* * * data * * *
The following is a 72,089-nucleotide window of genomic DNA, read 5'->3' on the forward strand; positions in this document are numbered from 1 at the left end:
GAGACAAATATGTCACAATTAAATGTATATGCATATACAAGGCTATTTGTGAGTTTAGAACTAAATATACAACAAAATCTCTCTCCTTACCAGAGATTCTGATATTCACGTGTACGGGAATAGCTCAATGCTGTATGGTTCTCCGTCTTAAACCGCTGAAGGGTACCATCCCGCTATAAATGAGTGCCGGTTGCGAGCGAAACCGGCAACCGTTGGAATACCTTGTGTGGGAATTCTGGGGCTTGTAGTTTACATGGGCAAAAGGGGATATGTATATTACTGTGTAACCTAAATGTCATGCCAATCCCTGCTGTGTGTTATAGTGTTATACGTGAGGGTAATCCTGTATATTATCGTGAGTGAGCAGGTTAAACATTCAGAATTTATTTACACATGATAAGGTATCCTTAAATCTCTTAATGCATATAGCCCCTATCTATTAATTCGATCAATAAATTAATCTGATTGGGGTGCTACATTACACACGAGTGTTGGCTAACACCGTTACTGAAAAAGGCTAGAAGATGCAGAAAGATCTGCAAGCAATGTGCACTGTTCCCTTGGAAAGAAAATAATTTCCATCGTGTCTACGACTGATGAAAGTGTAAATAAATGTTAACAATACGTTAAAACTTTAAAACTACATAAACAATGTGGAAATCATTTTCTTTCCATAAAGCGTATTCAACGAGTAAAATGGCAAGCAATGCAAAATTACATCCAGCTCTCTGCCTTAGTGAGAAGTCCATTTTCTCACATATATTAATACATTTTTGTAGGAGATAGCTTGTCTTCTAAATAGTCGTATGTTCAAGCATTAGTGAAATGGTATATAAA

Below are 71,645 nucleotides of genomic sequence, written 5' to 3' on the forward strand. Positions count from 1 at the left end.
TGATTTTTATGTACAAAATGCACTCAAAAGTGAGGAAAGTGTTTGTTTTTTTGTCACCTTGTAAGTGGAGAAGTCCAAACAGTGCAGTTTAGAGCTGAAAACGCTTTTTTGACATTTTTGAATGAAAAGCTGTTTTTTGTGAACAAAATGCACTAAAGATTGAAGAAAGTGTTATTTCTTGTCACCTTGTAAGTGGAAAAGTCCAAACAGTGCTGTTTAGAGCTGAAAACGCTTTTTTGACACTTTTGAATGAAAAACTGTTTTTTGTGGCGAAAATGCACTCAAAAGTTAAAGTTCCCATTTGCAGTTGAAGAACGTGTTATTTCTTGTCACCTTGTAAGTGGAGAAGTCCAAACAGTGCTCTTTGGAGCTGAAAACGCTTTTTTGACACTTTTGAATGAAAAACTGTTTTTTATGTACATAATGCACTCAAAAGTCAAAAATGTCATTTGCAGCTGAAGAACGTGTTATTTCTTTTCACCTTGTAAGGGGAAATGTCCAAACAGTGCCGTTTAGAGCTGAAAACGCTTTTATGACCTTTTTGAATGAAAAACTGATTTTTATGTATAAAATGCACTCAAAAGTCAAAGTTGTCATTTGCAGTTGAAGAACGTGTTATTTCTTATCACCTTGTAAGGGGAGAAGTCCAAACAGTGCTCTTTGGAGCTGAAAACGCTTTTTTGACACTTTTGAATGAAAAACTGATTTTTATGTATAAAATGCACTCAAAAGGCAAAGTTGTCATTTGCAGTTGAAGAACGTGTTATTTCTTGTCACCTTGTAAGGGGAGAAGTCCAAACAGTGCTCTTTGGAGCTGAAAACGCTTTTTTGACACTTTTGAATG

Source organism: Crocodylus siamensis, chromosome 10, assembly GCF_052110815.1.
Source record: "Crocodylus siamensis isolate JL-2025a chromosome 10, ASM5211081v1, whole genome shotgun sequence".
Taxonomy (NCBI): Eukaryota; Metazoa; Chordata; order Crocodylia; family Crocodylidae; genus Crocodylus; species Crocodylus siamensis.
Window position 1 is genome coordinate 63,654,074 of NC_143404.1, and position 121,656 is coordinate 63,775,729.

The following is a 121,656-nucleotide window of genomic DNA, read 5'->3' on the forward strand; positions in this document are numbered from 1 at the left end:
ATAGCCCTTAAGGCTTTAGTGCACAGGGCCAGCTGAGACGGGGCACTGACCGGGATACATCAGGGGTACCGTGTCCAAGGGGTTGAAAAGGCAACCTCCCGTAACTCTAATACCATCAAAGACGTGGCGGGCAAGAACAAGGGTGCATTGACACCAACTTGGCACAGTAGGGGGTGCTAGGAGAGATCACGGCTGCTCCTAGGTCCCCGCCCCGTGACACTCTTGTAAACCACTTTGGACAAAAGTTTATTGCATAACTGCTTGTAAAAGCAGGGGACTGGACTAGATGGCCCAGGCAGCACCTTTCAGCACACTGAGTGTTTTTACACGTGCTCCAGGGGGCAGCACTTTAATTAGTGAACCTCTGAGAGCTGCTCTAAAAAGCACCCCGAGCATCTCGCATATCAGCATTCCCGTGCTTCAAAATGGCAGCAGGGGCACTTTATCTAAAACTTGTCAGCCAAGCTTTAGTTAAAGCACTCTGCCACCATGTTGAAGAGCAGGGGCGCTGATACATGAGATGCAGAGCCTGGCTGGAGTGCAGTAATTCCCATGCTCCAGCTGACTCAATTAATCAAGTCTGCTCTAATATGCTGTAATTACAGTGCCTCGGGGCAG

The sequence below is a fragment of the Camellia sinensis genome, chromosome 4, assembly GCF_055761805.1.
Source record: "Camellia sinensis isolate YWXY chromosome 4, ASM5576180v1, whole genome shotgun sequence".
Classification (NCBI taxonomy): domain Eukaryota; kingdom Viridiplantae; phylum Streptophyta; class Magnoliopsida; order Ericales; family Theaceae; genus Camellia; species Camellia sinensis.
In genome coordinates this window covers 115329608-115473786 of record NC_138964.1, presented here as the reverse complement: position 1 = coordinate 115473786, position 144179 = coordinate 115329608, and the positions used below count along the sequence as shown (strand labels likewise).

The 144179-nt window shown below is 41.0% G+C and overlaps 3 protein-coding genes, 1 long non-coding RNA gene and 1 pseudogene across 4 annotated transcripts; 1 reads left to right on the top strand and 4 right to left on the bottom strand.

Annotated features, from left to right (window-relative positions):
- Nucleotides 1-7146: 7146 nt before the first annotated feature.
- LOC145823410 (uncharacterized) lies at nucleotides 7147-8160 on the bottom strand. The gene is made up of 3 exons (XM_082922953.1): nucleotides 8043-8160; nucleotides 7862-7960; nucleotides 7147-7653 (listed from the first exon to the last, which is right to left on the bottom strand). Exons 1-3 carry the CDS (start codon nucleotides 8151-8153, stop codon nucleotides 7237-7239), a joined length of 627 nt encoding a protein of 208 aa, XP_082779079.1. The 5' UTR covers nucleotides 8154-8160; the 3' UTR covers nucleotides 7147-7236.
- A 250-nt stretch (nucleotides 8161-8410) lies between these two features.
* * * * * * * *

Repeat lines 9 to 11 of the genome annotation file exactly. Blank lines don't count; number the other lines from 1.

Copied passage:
The following is a 121,656-nucleotide window of genomic DNA, read 5'->3' on the forward strand; positions in this document are numbered from 1 at the left end:
ATAGCCCTTAAGGCTTTAGTGCACAGGGCCAGCTGAGACGGGGCACTGACCGGGATACATCAGGGGTACCGTGTCCAAGGGGTTGAAAAGGCAACCTCCCGTAACTCTAATACCATCAAAGACGTGGCGGGCAAGAACAAGGGTGCATTGACACCAACTTGGCACAGTAGGGGGTGCTAGGAGAGATCACGGCTGCTCCTAGGTCCCCGCCCCGTGACACTCTTGTAAACCACTTTGGACAAAAGTTTATTGCATAACTGCTTGTAAAAGCAGGGGACTGGACTAGATGGCCCAGGCAGCACCTTTCAGCACACTGAGTGTTTTTACACGTGCTCCAGGGGGCAGCACTTTAATTAGTGAACCTCTGAGAGCTGCTCTAAAAAGCACCCCGAGCATCTCGCATATCAGCATTCCCGTGCTTCAAAATGGCAGCAGGGGCACTTTATCTAAAACTTGTCAGCCAAGCTTTAGTTAAAGCACTCTGCCACCATGTTGAAGAGCAGGGGCGCTGATACATGAGATGCAGAGCCTGGCTGGAGTGCAGTAATTCCCATGCTCCAGCTGACTCAATTAATCAAGTCTGCTCTAATATGCTGTAATTACAGTGCCTCGGGGCAG

The sequence below is a fragment of the Camellia sinensis genome, chromosome 4, assembly GCF_055761805.1.